When all you hold dear is taken away . . .
When a hurricane roars through Lacey Armstrong’s home on the coast of Barefoot Bay, she decides all that remains in the rubble is opportunity. A new hotel is just what Mimosa Key needs, and Lacey and her teenage daughter are due for a fresh start. And nothing, especially not a hot, younger architect, is going to distract Lacey from finally making her dreams a reality.
A second chance is the only thing you have left.
Love has already cost Clay Walker everything. And if he’s going to have any chance of picking up the pieces of his life, he needs the job as Lacey Armstrong’s architect. What’s not in the plans is falling for the headstrong beauty. Her vision of the future is more appealing than anything he could have ever drafted for himself. Will Clay’s designs on Lacey’s heart be more than she can handle, or will she trust him to build something that will last forever?
Barefoot in the Sand is the first book of the Barefoot Bay trilogy.
The first chapter is exciting. I like Lacey’s mentality and “insane optimism” as she is dreaming about building a new home while she is hiding in a bathtub in the middle of a hurricane, when even their survival is unsure.
Sadly, the story soon becomes languid.
Let’s see: hot chick (Lacey) and hot guy (Clay) meet. The “commitment-free sex” becomes love. Nothing special so far.
Where is the conflict?
It can’t be the age difference: Lacey is 36, Clay is 29. It is not that much.
Clay is an architect, who has some rivalry issues with his father both in business and in love life. His earring, and a single tattoo on his shoulder throws the heroine down, by that she considers him dangerous and unreliable, but still hot. Okay. Move on.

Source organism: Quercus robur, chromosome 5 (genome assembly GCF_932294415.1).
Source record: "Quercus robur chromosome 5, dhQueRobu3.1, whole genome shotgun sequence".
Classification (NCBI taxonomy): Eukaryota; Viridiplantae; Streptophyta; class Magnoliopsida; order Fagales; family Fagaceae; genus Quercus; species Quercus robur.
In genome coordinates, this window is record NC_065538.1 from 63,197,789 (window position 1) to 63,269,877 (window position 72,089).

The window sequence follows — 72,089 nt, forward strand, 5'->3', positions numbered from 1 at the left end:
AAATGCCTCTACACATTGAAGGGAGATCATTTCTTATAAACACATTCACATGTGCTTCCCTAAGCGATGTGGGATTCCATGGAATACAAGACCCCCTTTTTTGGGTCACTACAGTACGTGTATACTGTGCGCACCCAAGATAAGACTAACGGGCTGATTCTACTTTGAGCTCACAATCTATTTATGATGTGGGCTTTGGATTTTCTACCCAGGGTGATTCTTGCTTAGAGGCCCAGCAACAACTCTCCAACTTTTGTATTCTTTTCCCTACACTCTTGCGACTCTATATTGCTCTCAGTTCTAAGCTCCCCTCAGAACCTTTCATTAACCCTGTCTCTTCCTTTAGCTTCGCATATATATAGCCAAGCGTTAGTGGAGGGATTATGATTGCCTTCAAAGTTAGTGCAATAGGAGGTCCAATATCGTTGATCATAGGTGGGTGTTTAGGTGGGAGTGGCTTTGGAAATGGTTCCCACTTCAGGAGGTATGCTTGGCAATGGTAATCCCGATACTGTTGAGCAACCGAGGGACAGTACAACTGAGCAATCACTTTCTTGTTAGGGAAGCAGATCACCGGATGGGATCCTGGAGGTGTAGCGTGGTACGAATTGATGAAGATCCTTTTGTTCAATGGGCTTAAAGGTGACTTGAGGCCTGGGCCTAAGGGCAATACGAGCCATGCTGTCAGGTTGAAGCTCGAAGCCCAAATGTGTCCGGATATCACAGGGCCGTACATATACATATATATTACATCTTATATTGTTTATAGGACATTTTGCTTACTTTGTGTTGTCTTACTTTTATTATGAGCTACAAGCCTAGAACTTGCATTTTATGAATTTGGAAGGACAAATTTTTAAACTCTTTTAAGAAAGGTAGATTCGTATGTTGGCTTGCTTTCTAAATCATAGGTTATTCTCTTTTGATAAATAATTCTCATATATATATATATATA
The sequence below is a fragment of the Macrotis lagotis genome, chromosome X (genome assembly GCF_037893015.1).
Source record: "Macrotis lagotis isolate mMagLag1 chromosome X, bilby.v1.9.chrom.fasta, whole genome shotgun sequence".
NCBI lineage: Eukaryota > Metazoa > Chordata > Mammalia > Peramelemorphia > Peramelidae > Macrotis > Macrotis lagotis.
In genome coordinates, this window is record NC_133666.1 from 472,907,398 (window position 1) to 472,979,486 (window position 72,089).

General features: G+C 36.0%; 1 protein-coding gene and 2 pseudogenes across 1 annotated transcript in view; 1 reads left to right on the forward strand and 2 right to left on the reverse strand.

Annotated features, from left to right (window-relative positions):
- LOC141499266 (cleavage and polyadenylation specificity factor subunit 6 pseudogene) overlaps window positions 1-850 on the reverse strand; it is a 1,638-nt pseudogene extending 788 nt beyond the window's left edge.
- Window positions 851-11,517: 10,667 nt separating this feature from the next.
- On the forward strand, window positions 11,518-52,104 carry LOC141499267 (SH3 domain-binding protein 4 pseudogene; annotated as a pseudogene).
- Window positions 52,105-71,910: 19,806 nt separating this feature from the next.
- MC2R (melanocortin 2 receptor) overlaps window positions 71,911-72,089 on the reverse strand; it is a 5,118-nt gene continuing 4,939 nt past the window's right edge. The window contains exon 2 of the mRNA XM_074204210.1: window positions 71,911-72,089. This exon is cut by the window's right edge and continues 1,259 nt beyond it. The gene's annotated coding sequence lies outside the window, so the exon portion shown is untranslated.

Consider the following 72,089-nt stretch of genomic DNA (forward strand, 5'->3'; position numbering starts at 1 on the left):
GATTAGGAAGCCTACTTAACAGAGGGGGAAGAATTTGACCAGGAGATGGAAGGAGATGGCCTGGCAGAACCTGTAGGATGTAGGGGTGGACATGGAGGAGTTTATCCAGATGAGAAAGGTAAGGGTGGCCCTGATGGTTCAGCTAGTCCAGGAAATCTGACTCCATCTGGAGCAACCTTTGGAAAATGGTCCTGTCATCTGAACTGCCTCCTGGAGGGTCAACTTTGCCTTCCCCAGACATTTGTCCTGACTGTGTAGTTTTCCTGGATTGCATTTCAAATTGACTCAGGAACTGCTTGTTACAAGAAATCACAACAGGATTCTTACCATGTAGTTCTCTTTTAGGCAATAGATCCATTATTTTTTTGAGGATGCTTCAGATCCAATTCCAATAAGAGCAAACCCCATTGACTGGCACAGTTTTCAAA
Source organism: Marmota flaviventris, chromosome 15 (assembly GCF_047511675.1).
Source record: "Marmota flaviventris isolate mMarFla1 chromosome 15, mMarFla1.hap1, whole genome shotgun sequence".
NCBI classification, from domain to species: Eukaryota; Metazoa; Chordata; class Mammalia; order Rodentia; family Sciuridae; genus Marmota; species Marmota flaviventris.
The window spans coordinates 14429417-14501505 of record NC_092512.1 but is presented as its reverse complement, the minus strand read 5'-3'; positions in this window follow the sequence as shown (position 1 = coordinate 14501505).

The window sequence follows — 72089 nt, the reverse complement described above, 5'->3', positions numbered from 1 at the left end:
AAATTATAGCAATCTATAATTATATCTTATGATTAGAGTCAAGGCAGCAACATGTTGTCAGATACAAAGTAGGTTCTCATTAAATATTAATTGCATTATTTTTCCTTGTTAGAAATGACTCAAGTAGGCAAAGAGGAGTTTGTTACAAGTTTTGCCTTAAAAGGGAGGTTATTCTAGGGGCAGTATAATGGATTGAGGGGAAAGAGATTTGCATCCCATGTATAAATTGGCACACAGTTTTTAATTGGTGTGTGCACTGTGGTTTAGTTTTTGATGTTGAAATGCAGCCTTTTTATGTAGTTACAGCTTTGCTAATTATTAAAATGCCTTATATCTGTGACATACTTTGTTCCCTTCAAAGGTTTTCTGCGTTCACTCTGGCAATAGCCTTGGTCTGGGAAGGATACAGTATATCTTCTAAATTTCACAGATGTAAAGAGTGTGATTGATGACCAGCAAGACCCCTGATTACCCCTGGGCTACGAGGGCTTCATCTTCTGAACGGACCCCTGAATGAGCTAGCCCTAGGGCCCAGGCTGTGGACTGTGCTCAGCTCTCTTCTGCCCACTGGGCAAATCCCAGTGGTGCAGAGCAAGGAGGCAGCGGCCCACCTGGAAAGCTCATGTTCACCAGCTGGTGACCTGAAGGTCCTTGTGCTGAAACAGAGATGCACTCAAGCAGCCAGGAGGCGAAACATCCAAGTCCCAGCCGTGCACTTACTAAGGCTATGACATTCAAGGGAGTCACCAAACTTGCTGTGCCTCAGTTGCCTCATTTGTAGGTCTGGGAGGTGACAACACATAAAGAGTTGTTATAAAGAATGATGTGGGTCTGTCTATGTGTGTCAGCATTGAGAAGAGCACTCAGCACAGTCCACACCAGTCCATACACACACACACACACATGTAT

Lacey is a single mom with a teenage daughter, Ashley, who is always “facebooking”, and pretty angry at the world as a whole. Making things even more complicated, Lacey’s ex (and Ashley’s father) is back after 14 years, and wants her and his daughter back, right after her first date with the hot architect guy. Bad timing, isn’t it?
Lacey also has three best friends, whom I’m unable to distinguish from each other. Some of them behave strangely and have secrets. Too much chatting, little sense.
Lacey has plans and dreams: building a new home as well as starting a new hotel and catering business. Her plans and dreams are encumbered by some clash with the town authorities, and malignant inhabitants.
The story lines are sadly uninteresting, full of clichés, and exaggerations. I have to admit that I gave up at page 111, at the shark-attack scene.
After that, I just ran over the chapters, read into some scenes. Still, I’ve read enough to make sure that I wouldn’t have loved this book even later because the novel ends with a story element that I really dislike: public love declaration. There are concealed issues and insincerity between Lacey and Clay, but due to the fact that Clay expresses his affection toward Lacey publicly, her doubts and uncertainty go away, as if they have never existed.
I also dislike the instant sexual desire: while I understand and totally accept it in Paranormal romances, as there the characters are strongly influenced by fate and instincts, in Contemporary romances it is ridiculous and unrealistic that the heroine almost has an orgasm when the hero touches her knuckles.
Apart from some not really fitting references to the 21st century, it looks like the story is set in the 90s.
Well, maybe I should stick with Paranormal Romances. My flings to Contemporary genre are rarely satisfying.